You can’t understand the success of an Indian woman without studying something about her family.
Indra Nooyi, chairman and CEO of PepsiCo, is ranked by both Forbes and Fortune among the world’s 20 most powerful women. Her upbringing was perfectly typical of her time and culture, but it may sound strange to most Americans.
Today, Nooyi is known for her fascinating journey of breaking one glass ceiling after another in corporate America to claim the top seat of a $150 billion company. But, growing up, all that her mother hoped for her was that she’d get married by the age of 18. To be exact, it was OK if she had dreams as big as becoming the prime minister of India, but marriage was a must in any situation.
Nooyi didn’t get married until 25, but she understands where her mother’s insistence came from.
“What my mother did was considered very normal during the time I grew up,” Nooyi said at the Forbes Women’s Summit in New York on Tuesday. “In a conservative city in southern India, every mother’s dream is to get her daughter married by the age of 18. Twenty, the latest. Mothers worry about how to make sure their daughters have a good marriage, build a good family and get settled. Once you get settled, you can do whatever you want.”
A standard life path to settling down, Nooyi said, consists of a good education (a master’s degree at the minimum) and finding a good husband.
Nooyi checked many of those boxes in her early years (she earned an MBA in India and started her career with Johnson & Johnson), but her life sort of veered off course when she decided to purse a second master’s degree in the U.S.
In the 1970s and ’80s, success in Indian society was measured primarily by one’s education. In that realm, America was everyone’s dream country.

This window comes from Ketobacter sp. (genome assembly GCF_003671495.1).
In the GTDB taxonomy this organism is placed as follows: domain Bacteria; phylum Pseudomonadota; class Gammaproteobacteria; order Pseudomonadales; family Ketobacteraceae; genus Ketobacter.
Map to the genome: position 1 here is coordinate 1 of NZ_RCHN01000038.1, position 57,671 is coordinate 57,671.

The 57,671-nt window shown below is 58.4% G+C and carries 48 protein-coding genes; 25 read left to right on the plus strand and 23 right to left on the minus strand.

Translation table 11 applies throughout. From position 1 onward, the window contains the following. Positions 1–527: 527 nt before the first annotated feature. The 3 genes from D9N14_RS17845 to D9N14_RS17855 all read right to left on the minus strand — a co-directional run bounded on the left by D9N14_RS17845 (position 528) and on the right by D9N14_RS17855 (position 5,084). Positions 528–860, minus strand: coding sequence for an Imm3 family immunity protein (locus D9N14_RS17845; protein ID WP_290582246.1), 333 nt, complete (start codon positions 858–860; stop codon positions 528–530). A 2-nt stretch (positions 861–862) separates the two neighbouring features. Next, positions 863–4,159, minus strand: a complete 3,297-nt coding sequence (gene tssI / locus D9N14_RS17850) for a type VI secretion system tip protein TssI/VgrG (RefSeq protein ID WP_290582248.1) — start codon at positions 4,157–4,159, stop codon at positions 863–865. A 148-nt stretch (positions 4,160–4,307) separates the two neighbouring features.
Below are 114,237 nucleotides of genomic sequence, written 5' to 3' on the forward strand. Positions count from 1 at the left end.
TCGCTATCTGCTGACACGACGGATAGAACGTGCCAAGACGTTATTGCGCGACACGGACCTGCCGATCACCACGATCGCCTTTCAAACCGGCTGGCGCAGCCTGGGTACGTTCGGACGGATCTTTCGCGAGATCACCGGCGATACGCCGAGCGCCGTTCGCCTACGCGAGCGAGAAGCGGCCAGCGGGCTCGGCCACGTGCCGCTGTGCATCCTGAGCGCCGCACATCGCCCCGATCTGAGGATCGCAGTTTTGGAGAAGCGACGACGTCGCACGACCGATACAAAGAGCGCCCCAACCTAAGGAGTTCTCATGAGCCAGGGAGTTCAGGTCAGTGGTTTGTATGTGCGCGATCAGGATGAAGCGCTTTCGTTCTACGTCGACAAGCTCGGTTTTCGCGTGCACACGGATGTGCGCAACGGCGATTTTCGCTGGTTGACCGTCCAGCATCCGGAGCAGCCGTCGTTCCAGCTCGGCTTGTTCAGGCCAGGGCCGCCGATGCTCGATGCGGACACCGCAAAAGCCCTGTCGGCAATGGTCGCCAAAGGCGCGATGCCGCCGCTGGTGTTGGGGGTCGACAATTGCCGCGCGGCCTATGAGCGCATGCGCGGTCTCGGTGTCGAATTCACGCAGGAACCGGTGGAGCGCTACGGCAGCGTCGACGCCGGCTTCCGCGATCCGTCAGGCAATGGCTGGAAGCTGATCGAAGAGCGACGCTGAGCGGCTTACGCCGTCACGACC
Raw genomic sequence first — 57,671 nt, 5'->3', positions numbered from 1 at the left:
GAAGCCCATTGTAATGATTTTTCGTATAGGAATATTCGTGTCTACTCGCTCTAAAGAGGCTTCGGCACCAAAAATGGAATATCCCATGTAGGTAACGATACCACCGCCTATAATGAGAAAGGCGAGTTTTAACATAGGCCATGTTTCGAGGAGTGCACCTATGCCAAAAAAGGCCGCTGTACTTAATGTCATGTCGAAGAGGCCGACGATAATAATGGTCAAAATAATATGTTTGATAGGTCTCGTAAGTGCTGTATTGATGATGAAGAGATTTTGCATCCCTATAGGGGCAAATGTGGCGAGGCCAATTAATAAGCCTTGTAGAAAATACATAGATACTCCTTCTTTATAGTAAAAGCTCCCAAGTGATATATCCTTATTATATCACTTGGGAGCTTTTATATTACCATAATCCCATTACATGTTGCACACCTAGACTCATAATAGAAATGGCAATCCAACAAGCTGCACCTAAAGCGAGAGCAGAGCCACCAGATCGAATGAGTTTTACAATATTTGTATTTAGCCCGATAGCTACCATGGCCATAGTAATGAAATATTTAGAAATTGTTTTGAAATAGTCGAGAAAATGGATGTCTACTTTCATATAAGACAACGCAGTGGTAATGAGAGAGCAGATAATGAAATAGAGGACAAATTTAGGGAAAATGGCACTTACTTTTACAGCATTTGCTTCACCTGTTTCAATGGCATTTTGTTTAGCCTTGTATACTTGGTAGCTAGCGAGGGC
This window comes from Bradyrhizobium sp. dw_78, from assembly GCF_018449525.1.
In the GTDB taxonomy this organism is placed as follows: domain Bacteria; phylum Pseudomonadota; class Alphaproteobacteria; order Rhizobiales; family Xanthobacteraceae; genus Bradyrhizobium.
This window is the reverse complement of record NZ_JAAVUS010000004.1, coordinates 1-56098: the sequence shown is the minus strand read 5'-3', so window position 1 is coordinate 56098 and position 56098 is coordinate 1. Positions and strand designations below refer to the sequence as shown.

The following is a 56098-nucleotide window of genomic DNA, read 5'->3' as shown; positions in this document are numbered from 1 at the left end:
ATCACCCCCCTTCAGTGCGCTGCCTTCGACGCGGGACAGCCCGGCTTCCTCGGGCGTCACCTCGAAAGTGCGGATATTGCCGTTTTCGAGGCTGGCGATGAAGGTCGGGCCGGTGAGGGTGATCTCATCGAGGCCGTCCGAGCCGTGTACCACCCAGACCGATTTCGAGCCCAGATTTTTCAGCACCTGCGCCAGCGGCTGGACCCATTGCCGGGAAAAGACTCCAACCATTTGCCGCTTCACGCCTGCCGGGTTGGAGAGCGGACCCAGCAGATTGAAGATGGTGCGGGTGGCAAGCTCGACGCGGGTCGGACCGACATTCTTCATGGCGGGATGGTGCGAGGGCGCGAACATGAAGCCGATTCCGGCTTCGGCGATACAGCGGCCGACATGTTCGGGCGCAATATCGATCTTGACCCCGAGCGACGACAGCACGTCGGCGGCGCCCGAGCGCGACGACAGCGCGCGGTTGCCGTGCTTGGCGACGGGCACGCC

“Students [who] graduated from the best schools in India want[ed] to go to the U.S. The colleges are the best. Life [in America] feels spectacular. So I kind of get caught up in that spirit,” Nooyi said, explaining her motivation for coming to the U.S. in the ’70s when she was already leading a stable life in India.
Her parents didn’t try to stop her from applying to American schools because they were sure that she wouldn’t get any scholarships that would allow her to go.
To their disappointment, though, Nooyi was admitted to Yale University’s School of Management in 1978 with a generous financial package.
“When the load of money came, [my parents] got into this dilemma: ‘how do we send this young girl to the States without getting married? Once she goes unmarried, she is not marriage-able at all.’ So there was a big family meeting. Everybody got together to decide whether I should go to the U.S. or not,” she said.
They let Nooyi go at last, but on the condition of having a “support system.” Prior to Nooyi’s departure, her family called up every friend they knew who had moved to the U.S. and asked them to look after Nooyi when she arrived.
“So every weekend, I had someone coming to Yale to check on me—whether I was going out with some guy, whether I was drinking or smoking. Of course I didn’t do any of that. I was the biggest nerd. I didn’t make good use of my time in school,” she joked.
Fast forward 40 years, Nooyi is now a wife and a mother of two. Outside of her day job managing over 260,000 employees, she still lives by the strong family value passed down by her parents.
“Being a mother is a full-time job. Being an executive is a full-time job. Being a wife is a ‘full-time-ish’ job,” she said. “There are tradeoffs all the time… So if you are struggling with these choices, you are not crazy. You are a human.”
She added that companies and society have the responsibility to build the right infrastructure and policies to help women fulfill these multiple roles in life, and that career women need to foster a “sisterhood” to help each other grow rather than seeing each other as competitors.